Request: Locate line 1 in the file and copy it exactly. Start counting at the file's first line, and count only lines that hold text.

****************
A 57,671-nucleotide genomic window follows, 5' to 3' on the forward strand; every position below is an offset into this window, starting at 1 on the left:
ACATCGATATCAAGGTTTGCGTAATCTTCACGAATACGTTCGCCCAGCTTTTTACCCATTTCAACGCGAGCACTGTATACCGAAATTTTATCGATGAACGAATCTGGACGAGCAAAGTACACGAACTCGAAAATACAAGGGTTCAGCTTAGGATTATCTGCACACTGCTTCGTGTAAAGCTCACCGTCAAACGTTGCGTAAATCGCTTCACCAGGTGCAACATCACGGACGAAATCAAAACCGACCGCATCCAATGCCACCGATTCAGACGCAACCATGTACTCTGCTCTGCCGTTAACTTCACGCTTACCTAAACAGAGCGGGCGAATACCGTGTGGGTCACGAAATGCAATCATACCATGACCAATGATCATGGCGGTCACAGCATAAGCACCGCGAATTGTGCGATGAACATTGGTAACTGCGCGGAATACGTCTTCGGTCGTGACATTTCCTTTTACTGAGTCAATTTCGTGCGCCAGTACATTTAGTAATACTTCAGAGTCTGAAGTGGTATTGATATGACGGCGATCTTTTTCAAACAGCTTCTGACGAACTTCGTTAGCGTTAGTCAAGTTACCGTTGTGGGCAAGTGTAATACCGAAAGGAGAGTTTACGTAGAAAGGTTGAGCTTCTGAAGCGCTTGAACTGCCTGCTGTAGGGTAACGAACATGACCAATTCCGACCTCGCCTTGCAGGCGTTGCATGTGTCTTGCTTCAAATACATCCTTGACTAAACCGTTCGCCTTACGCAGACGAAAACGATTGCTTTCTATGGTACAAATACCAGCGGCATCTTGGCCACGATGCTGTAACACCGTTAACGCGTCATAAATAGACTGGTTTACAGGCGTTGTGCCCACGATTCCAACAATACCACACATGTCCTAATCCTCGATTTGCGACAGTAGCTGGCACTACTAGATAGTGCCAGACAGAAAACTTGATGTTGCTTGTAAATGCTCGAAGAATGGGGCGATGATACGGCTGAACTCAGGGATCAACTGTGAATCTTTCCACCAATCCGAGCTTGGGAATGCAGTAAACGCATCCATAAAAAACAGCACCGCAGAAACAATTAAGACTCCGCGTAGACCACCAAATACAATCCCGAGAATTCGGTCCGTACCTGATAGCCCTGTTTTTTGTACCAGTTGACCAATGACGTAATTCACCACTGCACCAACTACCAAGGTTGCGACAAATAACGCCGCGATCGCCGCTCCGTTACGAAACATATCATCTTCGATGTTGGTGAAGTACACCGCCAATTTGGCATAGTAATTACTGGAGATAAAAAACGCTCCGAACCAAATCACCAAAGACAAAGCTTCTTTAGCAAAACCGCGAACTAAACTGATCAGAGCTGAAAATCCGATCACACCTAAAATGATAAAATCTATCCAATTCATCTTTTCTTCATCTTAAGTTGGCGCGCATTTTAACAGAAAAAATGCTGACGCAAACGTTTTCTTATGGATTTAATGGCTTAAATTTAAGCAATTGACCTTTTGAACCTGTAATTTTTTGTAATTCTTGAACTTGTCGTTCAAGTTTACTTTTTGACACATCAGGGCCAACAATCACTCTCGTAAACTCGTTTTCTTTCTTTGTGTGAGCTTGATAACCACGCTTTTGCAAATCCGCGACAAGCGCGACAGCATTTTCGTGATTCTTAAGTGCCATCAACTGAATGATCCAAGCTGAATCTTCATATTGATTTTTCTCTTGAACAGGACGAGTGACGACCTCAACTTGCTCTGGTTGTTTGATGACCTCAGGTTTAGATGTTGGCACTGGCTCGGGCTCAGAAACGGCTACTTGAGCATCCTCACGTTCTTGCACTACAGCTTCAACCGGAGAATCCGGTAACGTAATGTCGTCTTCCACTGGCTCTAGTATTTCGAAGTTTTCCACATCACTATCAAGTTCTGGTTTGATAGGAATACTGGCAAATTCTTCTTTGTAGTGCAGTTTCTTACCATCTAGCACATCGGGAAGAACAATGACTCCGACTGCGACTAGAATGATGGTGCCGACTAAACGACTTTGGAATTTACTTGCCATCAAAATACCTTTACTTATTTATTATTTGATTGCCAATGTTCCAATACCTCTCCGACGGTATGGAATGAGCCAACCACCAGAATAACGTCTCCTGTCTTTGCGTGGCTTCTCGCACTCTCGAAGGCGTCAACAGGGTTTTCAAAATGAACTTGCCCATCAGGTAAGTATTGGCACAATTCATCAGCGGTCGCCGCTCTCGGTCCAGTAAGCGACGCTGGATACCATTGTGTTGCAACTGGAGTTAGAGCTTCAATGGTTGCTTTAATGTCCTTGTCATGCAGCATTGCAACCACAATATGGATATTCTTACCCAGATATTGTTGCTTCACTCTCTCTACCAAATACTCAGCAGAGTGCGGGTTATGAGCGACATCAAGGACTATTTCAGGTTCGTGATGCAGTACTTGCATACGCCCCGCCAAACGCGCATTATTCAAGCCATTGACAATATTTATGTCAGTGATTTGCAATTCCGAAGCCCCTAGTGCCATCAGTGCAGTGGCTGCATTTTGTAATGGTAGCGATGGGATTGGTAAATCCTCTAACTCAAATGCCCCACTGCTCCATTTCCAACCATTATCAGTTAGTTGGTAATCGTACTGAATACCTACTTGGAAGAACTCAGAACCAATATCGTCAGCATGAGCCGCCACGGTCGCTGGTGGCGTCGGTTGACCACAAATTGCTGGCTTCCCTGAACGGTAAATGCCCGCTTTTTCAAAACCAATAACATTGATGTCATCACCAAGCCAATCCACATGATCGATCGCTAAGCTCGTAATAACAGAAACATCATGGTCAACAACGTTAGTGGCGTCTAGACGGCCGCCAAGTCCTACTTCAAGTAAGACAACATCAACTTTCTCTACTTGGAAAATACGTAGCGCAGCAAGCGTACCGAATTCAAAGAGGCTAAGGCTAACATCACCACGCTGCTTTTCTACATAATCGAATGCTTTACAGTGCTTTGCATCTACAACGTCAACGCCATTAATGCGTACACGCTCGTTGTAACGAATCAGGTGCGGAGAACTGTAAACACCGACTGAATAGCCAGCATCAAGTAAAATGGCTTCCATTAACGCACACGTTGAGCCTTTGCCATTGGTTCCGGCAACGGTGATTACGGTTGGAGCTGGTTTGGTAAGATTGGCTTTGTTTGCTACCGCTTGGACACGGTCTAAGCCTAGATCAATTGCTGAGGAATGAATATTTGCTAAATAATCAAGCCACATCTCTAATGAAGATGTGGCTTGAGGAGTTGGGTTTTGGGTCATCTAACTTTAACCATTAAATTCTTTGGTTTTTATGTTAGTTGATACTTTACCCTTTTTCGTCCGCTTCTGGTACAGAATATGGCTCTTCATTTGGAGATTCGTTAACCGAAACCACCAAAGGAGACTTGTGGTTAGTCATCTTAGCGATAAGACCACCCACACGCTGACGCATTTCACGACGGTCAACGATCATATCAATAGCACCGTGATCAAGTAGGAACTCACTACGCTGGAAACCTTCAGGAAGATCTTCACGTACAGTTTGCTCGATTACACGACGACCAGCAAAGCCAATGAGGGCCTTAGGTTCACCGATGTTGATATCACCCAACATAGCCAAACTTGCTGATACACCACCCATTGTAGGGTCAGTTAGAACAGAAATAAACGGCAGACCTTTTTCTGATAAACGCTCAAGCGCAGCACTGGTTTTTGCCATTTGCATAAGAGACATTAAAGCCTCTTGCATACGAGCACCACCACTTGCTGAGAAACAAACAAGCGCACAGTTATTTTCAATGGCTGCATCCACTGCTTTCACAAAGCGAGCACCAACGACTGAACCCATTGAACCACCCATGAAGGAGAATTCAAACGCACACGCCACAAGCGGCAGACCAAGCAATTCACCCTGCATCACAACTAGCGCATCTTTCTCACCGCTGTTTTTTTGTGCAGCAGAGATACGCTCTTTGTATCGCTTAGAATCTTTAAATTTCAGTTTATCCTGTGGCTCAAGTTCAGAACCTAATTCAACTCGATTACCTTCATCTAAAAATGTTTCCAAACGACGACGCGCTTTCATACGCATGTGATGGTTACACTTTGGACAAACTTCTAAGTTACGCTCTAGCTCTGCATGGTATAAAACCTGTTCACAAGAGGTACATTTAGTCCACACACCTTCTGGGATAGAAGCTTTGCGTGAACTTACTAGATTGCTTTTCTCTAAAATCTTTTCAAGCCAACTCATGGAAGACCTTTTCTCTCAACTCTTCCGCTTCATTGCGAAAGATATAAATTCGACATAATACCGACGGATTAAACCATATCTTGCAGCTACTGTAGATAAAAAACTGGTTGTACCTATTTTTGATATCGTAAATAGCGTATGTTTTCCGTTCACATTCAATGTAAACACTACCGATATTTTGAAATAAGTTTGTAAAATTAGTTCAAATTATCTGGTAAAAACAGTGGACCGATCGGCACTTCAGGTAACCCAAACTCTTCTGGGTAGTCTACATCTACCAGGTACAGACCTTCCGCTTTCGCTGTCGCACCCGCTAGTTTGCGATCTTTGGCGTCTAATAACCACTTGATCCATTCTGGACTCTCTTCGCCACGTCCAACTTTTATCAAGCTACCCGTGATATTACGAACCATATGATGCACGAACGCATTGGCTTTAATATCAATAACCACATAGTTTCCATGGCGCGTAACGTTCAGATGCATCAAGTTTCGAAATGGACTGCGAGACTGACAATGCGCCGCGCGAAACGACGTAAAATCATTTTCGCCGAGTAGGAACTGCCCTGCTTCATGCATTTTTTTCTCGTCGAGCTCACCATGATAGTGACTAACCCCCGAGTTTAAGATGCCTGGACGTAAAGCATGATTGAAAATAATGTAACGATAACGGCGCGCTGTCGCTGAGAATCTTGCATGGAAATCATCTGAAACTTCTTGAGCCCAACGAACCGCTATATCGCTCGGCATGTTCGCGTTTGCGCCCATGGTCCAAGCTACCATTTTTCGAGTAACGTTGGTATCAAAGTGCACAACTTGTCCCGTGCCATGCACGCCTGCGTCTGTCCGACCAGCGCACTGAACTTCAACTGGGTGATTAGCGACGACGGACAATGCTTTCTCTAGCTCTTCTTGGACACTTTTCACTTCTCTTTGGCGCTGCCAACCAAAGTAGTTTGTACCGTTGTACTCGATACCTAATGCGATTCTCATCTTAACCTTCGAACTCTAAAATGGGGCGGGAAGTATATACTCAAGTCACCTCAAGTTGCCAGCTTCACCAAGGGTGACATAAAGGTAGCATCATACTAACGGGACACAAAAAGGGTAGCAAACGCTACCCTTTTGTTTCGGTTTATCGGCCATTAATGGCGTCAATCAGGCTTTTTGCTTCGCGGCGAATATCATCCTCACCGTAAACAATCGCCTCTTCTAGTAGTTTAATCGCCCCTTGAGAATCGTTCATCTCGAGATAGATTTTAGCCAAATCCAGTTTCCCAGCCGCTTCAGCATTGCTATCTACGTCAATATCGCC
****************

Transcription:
A 57,671-nucleotide genomic window follows, 5' to 3' on the forward strand; every position below is an offset into this window, starting at 1 on the left: